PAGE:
Central American buses may be old and worn out, but the system works. For example, all Americans familiar with the urban bus system in Tegucigalpa agreed that it was better than anything they knew of in the States. The system was set up so that you could get between any two points in the city taking no more than two buses at a cost of only ten cents per bus. Except for late at night, waits were rarely more than ten minutes and often less than five. No wonder when I tell Latin Americans about the Davenport bus system, where buses are scheduled an hour apart, they are shocked.

Inter-city bus routes are likewise cheap and frequent. The San Pedro Sula - Tegucigalpa route was the most traveled one in the country, and three different companies had about fifty buses a day scheduled to make the run, with at least one leaving every hour around the clock. The 150 mile trip took about 4 1/2 hours and cost $3.50. On this most important route, the buses were the Greyhound type with double reclining seats. The air conditioners had long ago broken down, however, so passengers had to keep the windows open. From San Pedro Sula, one could go on to Guatemala City via two buses in another twelve hours, including time for meals and border formalities, for a total cost of about eight dollars.

So, they may not be comfortable or sparkling new, but when it comes to the basic purpose of getting from one place to another as cheaply as possible with as little waiting as possible, Central American buses are the tops in public transportation from my point of view!


Taxis are the other side to the coin of public transportation in Honduras and Central America. As many middle class families do not own a car (and almost none own more than one), taxis get a lot of use through necessity. Yes, people do use those city buses I just got finished praising. But, as efficient as they are, buses do not provide door-to-door service and if you are on your way home from a shopping trip with a handful of sacks and a couple of kids in tow, a taxi sure beats a bus if you can afford it.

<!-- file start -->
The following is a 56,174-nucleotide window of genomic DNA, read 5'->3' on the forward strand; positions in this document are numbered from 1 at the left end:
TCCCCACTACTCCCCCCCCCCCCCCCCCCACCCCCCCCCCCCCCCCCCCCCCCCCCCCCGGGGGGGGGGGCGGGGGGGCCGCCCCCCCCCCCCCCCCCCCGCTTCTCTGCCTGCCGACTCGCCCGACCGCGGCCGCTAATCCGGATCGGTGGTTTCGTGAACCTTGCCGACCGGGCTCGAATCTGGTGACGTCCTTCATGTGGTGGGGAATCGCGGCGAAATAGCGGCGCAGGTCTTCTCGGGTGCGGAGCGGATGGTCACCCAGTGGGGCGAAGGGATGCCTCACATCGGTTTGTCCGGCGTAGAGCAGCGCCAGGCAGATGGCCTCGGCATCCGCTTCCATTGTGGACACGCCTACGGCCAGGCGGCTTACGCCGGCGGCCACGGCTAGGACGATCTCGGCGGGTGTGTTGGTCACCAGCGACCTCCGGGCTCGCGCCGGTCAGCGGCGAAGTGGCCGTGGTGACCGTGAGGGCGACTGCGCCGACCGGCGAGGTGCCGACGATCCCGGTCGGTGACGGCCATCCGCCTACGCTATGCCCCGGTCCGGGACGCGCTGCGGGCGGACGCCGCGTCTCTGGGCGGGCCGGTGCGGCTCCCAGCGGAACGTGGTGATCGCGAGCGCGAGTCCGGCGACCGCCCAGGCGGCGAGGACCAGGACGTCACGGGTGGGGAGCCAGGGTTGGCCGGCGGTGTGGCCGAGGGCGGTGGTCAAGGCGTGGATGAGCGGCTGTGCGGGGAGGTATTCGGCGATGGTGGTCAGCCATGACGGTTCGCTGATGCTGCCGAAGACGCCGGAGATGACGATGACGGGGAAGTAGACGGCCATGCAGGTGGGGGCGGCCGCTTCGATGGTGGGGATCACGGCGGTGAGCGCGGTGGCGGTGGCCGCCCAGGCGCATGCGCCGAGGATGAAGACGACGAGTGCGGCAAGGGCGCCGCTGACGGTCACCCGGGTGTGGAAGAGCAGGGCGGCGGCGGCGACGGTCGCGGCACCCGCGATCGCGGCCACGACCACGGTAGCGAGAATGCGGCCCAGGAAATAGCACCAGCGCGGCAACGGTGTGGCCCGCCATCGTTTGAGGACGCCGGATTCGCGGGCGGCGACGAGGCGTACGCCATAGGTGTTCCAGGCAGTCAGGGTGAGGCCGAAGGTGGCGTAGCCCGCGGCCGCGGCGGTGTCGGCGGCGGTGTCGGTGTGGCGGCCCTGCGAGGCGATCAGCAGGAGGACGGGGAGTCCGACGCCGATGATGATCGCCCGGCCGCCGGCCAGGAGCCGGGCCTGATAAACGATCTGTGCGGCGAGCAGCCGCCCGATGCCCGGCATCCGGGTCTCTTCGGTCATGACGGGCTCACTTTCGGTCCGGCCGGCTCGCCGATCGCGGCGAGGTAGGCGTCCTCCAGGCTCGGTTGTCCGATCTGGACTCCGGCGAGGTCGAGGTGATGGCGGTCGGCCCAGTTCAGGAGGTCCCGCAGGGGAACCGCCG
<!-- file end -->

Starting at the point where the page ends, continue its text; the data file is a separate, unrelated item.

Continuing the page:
Most Hondurans are too poor to ever use a taxi. But, there are enough car-less middle class people, that all sizable Honduran towns have a taxi service and in the main cities there are hundreds of taxis. Most taxis are driver-owned, but in each town or city the drivers have their own unions. Mostly this means that they have set up policies to take turns in prime waiting spots and have agreed on approximate fees for distances so that they don't end up undercutting one another. That is important, as Honduran taxis do not have meters. Instead, passengers need to agree on a fee for their destination with the driver before getting in. In Tegucigalpa, fees were usually around two to three dollars, although could go up to about five for trips to the far reaches of the city. In San Pedro Sula, most taxi fees were around a dollar. If you are a foreigner, it is especially important to agree on a rate beforehand, as if the driver senses you don't know the local customs and appropriate fees, he may sock you with a ten or fifteen dollar charge when you arrive at your destination and its too late to back out.